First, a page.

April 2, 2009
ESTATE OF BERNARD RITTERMAN, PLAINTIFF-APPELLANT,
CECILE RITTERMAN, DEFENDANT-RESPONDENT.
On appeal from the Superior Court of New Jersey, Chancery Division, Monmouth County, Docket No. C237-07.
NOT FOR PUBLICATION WITHOUT THE APPROVAL OF THE APPELLATE DIVISION
Submitted: January 14, 2009
Before Judges Axelrad and Messano.
Plaintiff, Estate of Bernard Ritterman (Estate), appeals from summary judgment dismissal of its complaint against decedent's wife seeking a constructive trust on the proceeds of the sale of the marital home she received following his death during the pendency of a divorce action. We affirm.
The parties were married in l978. It was the second marriage for both and while each had children from their prior marriages, they did not have any children together from this marriage. Shortly after the parties' marriage, husband retired and the parties lived on their assets, with their only income being social security. In l982 they purchased their marital home in Ocean Township as tenants by the entirety for the sum of $100,000, with no mortgage.
The parties each had health issues and wife claimed hers was exacerbated by the interference of husband's daughter from his first marriage. Accordingly, at the age of seventy-eight, wife left the marital home and went to her son's house, filing for divorce on January 30, 2007. Husband was eighty-nine years old at the time. Through counsel, the parties attempted to negotiate the equitable distribution of assets, the largest being the marital home.
It is undisputed that husband wanted to remain in the home and buy out wife's ownership interest after obtaining a reverse mortgage. Counsel attempted to reach an agreement on these and other issues and circulated several draft pendente lite consent orders; however, no agreement was signed. Regardless, in order to expedite husband's application for a reverse mortgage, on March 28, 2007, wife's counsel forwarded to husband's counsel a deed executed by wife signing over her share of the marital home for $226,937, consistent with the terms of the enclosed draft order, to be held in escrow until closing of the mortgage and payment of wife's interest.*fn1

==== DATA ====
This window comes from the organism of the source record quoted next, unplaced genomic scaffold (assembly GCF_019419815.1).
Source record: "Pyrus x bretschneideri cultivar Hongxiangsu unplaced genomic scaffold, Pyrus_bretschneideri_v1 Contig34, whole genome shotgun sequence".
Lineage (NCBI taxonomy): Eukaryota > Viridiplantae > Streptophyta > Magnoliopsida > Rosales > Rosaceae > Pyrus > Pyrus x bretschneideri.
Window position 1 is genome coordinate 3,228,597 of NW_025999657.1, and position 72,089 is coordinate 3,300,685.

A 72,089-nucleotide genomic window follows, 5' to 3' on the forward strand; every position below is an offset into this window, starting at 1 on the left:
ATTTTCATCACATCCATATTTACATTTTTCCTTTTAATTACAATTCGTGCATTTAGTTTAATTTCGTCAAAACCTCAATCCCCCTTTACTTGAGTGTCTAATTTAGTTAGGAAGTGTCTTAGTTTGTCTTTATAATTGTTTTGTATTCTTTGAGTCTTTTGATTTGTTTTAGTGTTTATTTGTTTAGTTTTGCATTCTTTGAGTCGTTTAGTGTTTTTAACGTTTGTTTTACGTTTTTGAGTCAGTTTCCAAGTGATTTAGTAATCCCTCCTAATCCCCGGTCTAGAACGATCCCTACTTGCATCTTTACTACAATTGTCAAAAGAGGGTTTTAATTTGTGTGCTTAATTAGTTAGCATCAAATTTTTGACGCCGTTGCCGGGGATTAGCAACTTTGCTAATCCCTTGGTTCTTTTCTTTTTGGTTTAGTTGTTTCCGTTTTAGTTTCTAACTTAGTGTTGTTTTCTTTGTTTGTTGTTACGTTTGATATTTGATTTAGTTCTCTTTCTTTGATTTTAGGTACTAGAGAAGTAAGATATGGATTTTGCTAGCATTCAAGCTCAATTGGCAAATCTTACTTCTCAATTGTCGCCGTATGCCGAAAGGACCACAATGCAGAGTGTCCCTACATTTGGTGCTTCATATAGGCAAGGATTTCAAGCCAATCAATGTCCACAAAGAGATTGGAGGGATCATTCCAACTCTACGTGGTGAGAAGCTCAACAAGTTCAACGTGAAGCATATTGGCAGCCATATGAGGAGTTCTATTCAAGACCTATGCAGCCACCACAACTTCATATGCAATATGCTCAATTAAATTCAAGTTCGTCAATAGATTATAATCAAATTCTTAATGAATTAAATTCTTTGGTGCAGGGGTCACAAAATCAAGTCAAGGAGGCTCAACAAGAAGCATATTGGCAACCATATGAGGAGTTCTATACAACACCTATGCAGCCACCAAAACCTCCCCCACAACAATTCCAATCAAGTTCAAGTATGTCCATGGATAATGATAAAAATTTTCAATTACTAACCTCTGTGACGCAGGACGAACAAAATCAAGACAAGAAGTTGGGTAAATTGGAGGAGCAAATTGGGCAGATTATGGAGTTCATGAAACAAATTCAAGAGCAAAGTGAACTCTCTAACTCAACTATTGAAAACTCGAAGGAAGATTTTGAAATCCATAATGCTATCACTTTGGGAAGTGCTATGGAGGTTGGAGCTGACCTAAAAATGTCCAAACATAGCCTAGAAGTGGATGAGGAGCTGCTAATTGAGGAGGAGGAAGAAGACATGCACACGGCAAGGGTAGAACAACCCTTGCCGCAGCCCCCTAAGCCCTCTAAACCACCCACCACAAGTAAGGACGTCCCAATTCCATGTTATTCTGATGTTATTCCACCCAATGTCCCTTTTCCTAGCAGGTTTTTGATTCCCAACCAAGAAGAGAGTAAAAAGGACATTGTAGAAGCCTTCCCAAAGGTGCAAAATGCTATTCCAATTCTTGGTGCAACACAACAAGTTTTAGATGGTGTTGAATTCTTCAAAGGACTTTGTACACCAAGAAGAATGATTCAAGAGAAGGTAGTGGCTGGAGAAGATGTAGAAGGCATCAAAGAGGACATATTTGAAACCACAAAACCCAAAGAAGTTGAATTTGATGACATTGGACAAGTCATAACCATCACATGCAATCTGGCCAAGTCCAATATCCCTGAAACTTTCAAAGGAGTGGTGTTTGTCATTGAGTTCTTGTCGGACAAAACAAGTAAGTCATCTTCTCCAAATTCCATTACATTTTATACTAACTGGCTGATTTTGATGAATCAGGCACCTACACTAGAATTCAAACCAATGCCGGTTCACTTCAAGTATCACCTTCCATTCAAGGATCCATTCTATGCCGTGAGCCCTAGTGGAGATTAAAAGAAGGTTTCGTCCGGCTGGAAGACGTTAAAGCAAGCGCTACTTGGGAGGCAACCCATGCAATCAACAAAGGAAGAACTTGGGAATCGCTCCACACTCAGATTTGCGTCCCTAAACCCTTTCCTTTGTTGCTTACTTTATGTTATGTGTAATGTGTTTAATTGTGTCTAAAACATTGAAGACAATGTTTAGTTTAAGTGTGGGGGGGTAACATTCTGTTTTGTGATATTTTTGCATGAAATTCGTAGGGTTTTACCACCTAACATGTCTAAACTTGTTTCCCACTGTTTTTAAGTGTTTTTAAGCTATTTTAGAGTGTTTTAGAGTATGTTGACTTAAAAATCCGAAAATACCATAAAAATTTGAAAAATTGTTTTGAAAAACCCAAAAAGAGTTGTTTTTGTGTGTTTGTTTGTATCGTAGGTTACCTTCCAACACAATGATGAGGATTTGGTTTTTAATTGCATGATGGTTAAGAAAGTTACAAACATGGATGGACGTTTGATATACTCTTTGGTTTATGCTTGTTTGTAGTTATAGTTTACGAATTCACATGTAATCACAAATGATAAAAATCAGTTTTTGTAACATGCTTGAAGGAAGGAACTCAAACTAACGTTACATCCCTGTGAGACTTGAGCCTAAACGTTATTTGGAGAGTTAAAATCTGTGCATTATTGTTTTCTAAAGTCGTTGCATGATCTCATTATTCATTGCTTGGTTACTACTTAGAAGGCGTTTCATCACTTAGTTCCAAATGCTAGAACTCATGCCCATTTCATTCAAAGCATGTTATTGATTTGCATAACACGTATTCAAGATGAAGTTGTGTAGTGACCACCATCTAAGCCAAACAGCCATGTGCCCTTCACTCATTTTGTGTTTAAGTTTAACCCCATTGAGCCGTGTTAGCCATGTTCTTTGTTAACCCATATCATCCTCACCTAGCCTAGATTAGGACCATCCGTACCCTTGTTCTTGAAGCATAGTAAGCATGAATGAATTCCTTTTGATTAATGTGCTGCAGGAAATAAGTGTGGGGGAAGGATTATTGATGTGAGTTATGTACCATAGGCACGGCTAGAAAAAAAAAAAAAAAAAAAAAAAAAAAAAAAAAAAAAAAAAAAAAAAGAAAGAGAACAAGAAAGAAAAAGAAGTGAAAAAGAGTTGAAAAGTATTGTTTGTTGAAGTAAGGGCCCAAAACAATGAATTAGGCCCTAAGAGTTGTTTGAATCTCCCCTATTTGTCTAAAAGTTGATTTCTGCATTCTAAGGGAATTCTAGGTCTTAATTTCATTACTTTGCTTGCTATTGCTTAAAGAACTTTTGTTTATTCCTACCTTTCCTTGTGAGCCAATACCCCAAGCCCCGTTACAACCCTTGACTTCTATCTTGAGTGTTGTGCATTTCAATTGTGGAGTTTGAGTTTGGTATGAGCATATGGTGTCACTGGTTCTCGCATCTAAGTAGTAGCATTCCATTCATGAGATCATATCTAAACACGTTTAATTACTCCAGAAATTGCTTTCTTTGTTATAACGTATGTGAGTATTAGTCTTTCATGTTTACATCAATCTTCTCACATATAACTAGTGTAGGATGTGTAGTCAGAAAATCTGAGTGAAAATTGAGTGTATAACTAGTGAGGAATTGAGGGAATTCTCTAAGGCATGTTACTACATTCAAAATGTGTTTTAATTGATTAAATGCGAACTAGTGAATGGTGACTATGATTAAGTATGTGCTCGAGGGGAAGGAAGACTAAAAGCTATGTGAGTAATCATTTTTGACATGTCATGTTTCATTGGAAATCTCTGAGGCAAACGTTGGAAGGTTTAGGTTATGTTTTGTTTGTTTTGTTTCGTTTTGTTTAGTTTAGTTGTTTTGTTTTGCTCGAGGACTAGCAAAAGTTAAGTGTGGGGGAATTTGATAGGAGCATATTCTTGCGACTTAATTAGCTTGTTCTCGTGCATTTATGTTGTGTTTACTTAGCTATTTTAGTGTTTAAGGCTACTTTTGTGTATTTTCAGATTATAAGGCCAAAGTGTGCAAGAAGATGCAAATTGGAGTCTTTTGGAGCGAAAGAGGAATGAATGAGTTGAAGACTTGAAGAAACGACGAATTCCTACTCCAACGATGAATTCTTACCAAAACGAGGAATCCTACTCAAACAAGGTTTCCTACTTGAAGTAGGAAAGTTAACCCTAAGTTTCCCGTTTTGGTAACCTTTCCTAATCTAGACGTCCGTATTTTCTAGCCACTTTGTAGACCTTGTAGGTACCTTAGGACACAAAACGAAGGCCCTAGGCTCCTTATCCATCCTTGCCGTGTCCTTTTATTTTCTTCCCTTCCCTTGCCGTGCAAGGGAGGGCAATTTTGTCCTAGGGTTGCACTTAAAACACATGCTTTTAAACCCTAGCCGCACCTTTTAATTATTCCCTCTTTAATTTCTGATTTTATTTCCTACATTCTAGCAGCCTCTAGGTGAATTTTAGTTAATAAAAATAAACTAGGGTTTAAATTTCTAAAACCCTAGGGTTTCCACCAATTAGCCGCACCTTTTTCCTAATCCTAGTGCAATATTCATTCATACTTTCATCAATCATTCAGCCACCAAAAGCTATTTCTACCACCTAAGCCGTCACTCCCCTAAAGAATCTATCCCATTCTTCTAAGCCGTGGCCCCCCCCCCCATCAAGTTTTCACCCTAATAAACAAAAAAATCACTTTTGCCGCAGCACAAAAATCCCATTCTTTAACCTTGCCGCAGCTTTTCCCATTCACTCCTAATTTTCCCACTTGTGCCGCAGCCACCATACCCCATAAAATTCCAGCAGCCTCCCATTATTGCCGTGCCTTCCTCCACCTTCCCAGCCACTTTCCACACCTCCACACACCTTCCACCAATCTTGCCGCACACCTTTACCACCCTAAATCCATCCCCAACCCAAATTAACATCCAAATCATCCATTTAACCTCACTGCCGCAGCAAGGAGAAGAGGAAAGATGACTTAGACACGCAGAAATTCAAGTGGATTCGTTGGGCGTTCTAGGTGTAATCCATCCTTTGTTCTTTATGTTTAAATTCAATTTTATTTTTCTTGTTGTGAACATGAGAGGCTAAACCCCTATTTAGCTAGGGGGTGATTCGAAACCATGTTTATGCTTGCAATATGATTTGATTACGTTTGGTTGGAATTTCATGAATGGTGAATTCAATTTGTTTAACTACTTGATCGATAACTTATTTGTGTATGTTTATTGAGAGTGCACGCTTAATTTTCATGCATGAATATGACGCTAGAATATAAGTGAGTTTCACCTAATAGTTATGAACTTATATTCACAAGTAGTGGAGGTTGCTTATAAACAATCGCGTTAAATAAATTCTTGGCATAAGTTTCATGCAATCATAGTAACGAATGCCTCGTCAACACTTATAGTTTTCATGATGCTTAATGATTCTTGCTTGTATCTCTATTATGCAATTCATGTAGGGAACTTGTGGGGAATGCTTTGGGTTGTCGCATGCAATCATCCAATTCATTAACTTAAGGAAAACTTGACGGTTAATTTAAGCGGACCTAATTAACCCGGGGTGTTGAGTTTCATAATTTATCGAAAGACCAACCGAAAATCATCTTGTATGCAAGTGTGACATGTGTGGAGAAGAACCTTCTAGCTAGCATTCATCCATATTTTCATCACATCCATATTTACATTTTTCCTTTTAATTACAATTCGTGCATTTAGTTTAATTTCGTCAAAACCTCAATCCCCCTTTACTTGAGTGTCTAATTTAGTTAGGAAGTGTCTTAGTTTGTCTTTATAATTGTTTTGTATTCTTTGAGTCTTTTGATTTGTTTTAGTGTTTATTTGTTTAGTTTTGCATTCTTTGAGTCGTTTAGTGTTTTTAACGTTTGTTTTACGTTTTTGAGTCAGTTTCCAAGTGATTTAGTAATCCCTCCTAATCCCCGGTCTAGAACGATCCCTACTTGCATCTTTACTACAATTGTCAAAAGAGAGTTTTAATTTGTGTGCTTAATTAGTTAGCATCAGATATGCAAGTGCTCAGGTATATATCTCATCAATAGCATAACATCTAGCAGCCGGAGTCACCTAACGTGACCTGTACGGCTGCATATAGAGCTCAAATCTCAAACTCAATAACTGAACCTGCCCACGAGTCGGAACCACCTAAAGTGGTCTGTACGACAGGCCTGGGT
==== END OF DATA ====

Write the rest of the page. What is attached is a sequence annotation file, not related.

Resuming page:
Husband's counsel did not execute any consent order because, as she certified on January 28, 2008, "there were a few loose ends unrelated to the house," primarily involving confirmation of some accounts.*fn2 By their last meeting prior to June l4, 2007, "the resolution of the entire case was about 90% complete." Husband's counsel explained:
A few additional discovery requests were to be taken care of. The prior agreement concerning the house was confirmed except that the issue was raised on behalf of Mr. Ritterman that the mortgage appraisal had come in lower than the originally agreed upon market value and we were advised that Mrs. Ritterman and her attorney would consider taking a lower amount for the buyout since they acknowledged that the market had gone down. At all relevant points[,] however, the agreement was firm that Mr. Ritterman would buyout Mrs. Ritterman's share of the marital home for $226,937 or possibly less and that Mrs. Ritterman had executed the Deed already and the reverse mortgage proceeds would be used to pay this amount subject to any offsets owed Mr. Ritterman for the various accounts.
By early June, however, wife had received no notice of husband's obtaining a mortgage commitment, no closing date was set, the period for obtaining the mortgage was about to expire, and no pendente lite consent order or property settlement agreement had been signed. Counsel appeared at a case management conference on June 4, 2007, and an order for discovery was issued. A Matrimonial Early Settlement Panel (MESP) was scheduled for July 16, 2007. Husband died of a heart attack on June l4, 2007, and the MESP was adjourned to September. At that time, husband's counsel informed the court she would not be participating because of her client's death.